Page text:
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Sun Apr 20 00:09:58 SAST 2014

Pin collector Venus in her element

Steve Griffiths, Sapa-AFP | 01 August, 2012 08:330 Comments
Olympics Day 4 - Tennis
Venus Williams of the United States serves to Aleksandra Wozniak of Canada during the second round of Women's Singles Tennis on Day 4 of the London 2012 Olympic Games at Wimbledon on July 31, 2012 in London, England
Image by: Clive Brunskill / Getty Images

Venus Williams admits adding more Olympic pins to her growing collection made her just as happy as her 6-1, 6-3 victory over Canada’s Aleksandra Wozniak on Tuesday.

Venus had only just finished celebrating her second round win on Wimbledon’s Centre Court when she bounded over to the players’ box with two of the souvenir pin badges given to all competing athletes in her hand.

The 32-year-old gestured towards two men in brightly coloured tracksuits and threw them the Team USA pins.

It transpired that the men were from Bermuda and Bahamas and they gratefully accepted Venus’s gift before answering her request for their pins by throwing two down onto the court.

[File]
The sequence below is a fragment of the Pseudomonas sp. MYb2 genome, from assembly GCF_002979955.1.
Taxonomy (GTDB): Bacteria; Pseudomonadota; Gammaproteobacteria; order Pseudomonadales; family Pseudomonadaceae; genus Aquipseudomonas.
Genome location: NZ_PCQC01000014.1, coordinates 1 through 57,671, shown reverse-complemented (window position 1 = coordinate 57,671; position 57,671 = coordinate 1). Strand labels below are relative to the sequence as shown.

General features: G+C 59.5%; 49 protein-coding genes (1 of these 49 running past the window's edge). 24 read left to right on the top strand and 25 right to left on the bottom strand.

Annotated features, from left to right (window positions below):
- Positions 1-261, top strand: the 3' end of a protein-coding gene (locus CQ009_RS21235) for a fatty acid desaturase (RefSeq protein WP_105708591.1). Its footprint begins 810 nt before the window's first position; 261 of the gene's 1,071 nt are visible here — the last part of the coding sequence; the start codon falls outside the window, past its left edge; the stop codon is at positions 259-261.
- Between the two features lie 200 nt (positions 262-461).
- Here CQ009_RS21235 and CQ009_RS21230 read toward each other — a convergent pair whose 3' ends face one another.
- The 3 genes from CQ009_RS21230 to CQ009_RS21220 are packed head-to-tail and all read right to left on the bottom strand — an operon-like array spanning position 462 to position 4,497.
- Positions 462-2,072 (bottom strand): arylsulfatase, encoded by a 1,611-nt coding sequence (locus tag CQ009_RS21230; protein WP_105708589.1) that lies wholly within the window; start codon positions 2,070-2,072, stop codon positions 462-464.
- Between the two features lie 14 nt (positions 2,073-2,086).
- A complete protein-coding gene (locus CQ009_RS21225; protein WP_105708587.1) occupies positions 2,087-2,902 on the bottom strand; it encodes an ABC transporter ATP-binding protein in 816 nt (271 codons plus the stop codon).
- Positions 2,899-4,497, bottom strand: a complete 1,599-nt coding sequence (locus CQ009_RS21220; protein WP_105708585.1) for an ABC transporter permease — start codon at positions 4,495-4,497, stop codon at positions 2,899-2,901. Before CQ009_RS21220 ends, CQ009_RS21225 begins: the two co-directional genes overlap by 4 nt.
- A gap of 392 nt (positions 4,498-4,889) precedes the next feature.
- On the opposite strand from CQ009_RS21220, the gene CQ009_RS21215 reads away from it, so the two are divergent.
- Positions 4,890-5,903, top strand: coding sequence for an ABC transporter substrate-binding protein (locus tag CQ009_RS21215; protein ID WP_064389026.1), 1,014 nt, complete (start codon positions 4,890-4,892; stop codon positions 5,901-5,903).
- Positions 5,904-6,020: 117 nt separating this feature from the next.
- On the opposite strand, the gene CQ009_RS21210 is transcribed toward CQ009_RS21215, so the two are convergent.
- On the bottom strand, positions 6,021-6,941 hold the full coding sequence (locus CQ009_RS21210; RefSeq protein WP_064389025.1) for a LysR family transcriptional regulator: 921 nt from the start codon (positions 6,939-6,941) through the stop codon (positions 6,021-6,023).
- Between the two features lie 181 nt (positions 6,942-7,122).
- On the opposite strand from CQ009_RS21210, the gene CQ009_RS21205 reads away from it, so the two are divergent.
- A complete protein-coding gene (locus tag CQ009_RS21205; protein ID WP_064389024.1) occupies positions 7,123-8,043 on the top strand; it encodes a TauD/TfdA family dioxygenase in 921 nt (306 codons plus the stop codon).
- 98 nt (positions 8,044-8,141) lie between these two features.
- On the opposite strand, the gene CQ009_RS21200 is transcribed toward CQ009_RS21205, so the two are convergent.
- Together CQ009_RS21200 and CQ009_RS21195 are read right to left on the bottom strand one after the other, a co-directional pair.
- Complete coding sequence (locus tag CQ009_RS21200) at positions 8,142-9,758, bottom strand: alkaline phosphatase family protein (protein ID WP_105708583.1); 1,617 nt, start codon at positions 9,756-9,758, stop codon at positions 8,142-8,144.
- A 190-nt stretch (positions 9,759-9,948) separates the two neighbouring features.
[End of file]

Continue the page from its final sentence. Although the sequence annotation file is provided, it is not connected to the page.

As she walked off with the souvenirs, Venus wore the broadest smile she has flashed all week and she proudly waved the badges at the laughing crowd.

“I got Bermuda and Bahamas. You’ve got to take advantage while you can,” she said when asked about her public souvenir-hunting.

Venus hasn’t won a Grand Slam since 2008, but she has always thrived at Wimbledon and is clearly determined to emulate her singles success at the 2000 Sydney Games.

The American, who has also won two doubles golds with sister Serena, was far too powerful for Wozniak and took just 63 minutes to set up a last 16 clash with German seventh seed Angelique Kerber, who reached the Wimbledon semi-finals earlier this month.

“Of course, it’s nice to be out here,” Venus said. “Me and Wozniak had a tough match earlier this year. She had match points so I respect her game but I think this surface helped me a lot and, of course, my experience.

“I just want to play well for my country. What bigger reason is there? Of course, I love this surface and I have had so much success here.” 

When Venus, a five-time Wimbledon champion, crashed out against Elena Vesnina in the first round of the grass-court Grand Slam last month, the result was seen as further evidence of the American’s struggles with Sjogren’s syndrome, an auto-immune disease which leaves her fatigued and with painful joints.

But she has looked back to her ferocious best over the last two days in south-west London.

She crushed French Open finalist Sara Errani in the first round and Wozniak, the world number 54 who is actually ranked 15 places about Venus, was clearly out of her depth on Centre Court.

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